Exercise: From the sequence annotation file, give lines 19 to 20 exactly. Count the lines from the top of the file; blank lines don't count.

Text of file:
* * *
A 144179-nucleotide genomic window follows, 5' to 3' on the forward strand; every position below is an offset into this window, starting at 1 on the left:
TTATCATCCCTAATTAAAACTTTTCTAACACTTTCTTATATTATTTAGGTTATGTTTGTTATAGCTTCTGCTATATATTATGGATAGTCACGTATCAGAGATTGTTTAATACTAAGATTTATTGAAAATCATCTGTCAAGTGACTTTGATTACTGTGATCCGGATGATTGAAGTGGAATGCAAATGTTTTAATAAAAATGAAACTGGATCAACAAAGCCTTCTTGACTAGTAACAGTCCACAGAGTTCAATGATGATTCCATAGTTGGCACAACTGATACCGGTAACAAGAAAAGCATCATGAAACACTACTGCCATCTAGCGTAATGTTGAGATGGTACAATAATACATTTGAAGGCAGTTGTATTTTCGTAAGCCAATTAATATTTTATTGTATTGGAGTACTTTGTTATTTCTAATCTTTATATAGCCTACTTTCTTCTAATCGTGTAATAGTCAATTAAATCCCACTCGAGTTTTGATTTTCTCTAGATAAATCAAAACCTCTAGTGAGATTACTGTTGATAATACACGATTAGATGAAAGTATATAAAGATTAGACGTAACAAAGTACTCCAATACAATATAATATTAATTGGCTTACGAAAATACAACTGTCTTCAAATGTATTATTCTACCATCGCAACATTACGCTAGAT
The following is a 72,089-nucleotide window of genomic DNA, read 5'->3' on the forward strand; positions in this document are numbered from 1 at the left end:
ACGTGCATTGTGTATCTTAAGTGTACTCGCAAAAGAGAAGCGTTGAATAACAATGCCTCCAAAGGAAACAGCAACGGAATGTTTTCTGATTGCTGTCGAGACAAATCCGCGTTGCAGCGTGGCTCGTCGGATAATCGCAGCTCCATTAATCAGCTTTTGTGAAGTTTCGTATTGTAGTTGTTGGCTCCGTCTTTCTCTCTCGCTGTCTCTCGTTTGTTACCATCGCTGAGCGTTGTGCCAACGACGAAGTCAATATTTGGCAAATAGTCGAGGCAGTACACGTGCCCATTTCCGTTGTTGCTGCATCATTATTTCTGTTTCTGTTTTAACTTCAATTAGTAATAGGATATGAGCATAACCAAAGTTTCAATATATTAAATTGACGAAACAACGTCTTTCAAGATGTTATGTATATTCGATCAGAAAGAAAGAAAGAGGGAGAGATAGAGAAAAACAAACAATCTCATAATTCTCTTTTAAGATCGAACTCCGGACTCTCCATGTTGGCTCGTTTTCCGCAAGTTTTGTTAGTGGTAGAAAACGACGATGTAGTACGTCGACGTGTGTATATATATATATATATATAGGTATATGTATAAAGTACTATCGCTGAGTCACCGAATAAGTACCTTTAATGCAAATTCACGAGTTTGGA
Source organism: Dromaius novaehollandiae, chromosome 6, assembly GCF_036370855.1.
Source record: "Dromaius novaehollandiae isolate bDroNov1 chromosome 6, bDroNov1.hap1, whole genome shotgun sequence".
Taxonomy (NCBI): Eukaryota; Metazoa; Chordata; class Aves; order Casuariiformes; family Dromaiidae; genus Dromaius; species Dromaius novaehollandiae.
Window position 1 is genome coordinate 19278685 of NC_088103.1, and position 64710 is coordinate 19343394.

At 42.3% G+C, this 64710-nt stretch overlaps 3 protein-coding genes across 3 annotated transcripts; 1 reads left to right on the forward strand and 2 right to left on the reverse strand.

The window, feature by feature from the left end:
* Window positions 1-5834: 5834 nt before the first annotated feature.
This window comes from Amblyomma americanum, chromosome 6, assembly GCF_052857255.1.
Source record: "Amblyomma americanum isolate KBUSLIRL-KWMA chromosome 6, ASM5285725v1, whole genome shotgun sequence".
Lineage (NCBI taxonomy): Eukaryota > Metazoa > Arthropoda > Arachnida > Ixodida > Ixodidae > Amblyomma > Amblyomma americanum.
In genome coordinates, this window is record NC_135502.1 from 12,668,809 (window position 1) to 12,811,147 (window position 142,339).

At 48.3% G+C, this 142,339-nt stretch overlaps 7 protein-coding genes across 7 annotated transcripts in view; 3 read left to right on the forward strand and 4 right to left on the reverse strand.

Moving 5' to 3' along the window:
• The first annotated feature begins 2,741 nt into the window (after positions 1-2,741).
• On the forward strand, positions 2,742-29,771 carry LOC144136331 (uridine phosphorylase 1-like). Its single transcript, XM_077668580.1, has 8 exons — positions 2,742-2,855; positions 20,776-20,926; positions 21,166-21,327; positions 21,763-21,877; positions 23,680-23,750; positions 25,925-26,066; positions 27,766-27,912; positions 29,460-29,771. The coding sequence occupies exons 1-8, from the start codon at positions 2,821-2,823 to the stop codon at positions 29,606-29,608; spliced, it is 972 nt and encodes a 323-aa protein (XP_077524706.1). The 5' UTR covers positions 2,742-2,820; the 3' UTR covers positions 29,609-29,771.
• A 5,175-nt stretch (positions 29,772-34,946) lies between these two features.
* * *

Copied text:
• On the forward strand, positions 2,742-29,771 carry LOC144136331 (uridine phosphorylase 1-like). Its single transcript, XM_077668580.1, has 8 exons — positions 2,742-2,855; positions 20,776-20,926; positions 21,166-21,327; positions 21,763-21,877; positions 23,680-23,750; positions 25,925-26,066; positions 27,766-27,912; positions 29,460-29,771. The coding sequence occupies exons 1-8, from the start codon at positions 2,821-2,823 to the stop codon at positions 29,606-29,608; spliced, it is 972 nt and encodes a 323-aa protein (XP_077524706.1). The 5' UTR covers positions 2,742-2,820; the 3' UTR covers positions 29,609-29,771.
• A 5,175-nt stretch (positions 29,772-34,946) lies between these two features.